Bison programming kicks off next year at Lakeland College, and a new calf welcomed this month gives students and staff something to look forward to.
Dean of Agricultural & Environmental Sciences, Geoff Brown said, “It looks like our livestock numbers are higher than normal, and I suspect the interest in bison is drawing more students. If this can draw students into the agriculture industry it is always a positive. Even if they don’t end up with the species they studied with, they still end up with a lot of transferable skills.”
He said they are really anticipating in-person delivery in fall and calving for bison tends to be similar to a low-input system for beef.
“They basically take care of themselves. With the nature of the species, it’s very tough to intervene at all. If they are orphaned, some may be bottle raised,” said Brown.
Like with a large beef production on an extensive or low input system, the cow might go through the chute once a year. Because there is limited handling, it’s really designed to save on labour.
“You go out to keep an eye on everything, but bison are very protective of their calves and have a strong reaction to predators,” said Brown.
“One day in my earlier years, I was sitting on a quad to watch a bison cow and her calf. As I observed, the herd had grazed in behind me. Nothing happened, but you have try to stay put and try to keep your distance. Bison can be very quick footed, so safety will be paramount with our students.”
He said beef producers are selecting on a lot of traits but with bison they have naturally selected themselves for survival traits. Over time they have adapted a natural a style of selection, for example cows who are easy calvers surviving to calve again the following year, or for calves to get up and suck right away. With a more wild herd he said you have to sacrifice production numbers a bit, but for the most part they are very well adapted.
As for other calving at the college, three beef herds are on campus with the Student-Managed Farm (SMF) – Powered by New Holland including ones ran by the purebred, commercial, and research teams. The purebred and commercial herds calved from January through late March, while the research herd will begin calving on pasture in May so students can study extended grazing strategies.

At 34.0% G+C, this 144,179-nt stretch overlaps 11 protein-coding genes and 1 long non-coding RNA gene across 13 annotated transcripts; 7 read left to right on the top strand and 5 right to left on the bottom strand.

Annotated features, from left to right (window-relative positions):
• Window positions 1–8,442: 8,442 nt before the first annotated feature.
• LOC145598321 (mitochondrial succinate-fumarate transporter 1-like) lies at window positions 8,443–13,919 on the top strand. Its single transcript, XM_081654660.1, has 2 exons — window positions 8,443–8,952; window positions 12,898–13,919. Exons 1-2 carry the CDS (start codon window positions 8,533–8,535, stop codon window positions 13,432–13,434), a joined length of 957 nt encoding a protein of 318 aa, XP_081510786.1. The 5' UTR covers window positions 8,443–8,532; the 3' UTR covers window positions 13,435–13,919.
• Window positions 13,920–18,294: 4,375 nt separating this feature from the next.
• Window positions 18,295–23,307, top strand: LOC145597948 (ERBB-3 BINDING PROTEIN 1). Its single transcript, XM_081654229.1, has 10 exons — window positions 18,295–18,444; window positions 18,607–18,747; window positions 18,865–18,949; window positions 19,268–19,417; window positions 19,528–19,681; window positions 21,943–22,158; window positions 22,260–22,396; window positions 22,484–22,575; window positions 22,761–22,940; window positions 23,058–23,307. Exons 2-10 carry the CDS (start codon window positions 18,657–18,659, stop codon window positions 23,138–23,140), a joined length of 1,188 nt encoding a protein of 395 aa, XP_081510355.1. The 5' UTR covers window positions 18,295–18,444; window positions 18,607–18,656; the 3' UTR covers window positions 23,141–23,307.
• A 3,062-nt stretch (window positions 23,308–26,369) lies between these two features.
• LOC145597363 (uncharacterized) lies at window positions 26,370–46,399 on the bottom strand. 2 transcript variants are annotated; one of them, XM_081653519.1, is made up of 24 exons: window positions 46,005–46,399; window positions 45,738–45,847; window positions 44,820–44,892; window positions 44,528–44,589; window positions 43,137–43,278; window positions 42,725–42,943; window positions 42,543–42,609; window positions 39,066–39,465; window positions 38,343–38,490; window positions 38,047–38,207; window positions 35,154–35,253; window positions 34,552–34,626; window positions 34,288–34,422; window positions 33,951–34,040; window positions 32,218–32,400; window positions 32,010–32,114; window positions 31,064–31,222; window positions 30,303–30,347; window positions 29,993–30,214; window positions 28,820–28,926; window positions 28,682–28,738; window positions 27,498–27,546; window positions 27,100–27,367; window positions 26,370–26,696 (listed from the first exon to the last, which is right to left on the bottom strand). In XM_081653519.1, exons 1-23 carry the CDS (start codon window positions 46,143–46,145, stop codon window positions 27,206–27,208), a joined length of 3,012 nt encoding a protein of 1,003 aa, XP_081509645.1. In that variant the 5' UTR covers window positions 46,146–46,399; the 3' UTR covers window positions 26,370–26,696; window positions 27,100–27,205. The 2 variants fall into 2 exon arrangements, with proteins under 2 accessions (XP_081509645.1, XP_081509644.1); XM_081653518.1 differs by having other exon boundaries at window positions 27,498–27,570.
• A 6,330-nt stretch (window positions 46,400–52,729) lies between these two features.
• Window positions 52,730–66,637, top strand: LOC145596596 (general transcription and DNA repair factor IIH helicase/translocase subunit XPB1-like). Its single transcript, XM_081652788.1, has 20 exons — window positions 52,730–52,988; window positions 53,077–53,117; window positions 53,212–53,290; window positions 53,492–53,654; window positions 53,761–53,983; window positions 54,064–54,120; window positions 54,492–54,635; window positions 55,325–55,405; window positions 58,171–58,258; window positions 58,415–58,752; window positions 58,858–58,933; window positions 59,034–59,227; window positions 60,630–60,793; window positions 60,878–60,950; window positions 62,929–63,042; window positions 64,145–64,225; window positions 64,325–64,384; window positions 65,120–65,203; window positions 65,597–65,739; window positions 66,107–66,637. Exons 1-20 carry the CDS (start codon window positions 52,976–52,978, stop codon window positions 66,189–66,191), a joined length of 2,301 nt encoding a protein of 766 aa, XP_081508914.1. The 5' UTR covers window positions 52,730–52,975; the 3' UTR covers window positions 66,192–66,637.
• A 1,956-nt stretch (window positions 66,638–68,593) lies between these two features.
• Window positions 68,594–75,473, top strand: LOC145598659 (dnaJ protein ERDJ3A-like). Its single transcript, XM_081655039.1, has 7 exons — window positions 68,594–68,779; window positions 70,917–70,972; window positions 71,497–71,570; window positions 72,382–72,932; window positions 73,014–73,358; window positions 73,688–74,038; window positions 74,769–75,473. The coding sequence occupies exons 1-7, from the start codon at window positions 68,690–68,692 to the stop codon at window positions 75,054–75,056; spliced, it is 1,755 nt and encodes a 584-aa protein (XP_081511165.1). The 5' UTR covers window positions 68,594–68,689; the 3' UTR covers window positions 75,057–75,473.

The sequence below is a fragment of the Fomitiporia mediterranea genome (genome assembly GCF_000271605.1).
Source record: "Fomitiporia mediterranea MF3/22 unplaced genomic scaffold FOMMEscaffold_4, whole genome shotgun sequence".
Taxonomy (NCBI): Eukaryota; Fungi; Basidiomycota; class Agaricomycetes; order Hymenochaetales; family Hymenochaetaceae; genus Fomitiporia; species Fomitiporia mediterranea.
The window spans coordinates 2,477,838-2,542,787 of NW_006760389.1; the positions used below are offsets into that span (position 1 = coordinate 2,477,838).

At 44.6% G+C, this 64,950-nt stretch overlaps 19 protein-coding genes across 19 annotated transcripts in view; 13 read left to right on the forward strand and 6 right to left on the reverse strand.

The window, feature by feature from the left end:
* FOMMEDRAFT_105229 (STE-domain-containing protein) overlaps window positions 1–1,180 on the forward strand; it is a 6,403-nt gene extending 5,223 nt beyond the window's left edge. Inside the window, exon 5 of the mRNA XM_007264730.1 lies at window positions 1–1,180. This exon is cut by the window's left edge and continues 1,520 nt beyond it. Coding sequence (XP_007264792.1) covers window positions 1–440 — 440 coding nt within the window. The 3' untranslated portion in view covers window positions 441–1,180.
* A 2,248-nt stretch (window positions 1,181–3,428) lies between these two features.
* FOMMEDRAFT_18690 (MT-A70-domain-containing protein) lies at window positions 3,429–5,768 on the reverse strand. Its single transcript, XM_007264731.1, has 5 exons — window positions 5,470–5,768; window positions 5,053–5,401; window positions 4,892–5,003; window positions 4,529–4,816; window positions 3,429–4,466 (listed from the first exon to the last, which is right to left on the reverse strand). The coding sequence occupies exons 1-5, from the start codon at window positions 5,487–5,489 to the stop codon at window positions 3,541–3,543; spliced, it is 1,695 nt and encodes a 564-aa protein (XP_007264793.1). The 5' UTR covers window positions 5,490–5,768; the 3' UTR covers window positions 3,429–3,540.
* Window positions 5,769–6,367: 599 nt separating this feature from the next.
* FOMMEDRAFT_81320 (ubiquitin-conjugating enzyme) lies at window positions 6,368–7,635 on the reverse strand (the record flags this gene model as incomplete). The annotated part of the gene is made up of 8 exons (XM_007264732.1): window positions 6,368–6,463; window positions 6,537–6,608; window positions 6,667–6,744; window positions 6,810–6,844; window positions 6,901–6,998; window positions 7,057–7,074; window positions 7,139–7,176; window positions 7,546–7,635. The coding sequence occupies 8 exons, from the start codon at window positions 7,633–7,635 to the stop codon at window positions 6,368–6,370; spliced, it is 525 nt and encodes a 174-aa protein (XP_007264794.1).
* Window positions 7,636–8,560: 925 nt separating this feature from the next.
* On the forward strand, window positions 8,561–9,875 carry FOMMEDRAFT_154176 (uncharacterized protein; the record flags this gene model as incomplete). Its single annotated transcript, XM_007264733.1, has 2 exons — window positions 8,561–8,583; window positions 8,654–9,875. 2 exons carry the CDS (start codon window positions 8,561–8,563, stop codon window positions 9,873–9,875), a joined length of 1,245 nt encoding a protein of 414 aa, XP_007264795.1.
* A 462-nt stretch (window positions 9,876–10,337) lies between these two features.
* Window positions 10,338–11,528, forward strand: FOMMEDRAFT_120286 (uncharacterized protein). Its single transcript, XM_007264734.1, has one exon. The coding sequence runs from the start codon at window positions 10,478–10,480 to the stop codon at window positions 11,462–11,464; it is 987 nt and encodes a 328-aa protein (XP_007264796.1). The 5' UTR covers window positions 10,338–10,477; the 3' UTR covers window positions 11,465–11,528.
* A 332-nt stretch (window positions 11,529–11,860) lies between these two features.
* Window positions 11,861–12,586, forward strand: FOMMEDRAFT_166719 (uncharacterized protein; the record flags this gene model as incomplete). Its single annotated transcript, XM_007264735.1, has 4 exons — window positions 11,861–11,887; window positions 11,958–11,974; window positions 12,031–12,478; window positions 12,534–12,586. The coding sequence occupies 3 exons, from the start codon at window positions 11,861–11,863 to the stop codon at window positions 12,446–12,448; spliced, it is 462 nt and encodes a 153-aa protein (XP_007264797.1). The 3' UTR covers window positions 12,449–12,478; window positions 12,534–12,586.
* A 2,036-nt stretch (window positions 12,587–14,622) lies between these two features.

“Just like with producers, some calve early while some calve on grass and we want to be able to demonstrate both those systems to our students,” said Brown.
“The dairy herd calves out all year round in a continuous system. That’s how they stay steady in milk production, generally with a 305 day lactation. The calves are fed separately so the cow can enter the milking stream. She then spends 60 days in a dry cow pen, before she calves and starts the cycle all over again.”
The college is not lambing this year as their sheep herd was dispersed last summer. Brown said the cost of maintaining the flock as compared to the number of students was not feasible. Without a sheep flock on campus, they simply arrange with local producers to continue their studies.
“We’re always looking at these trends, and the enrollment in all the other species has gone up so much. The four majors are beef, dairy, equine and livestock,” said Brown noting the sheep and bison will both be tied in with the livestock.
SMF students presented the business and production management decisions they made during the school year on April 16. Final exams begin April 19.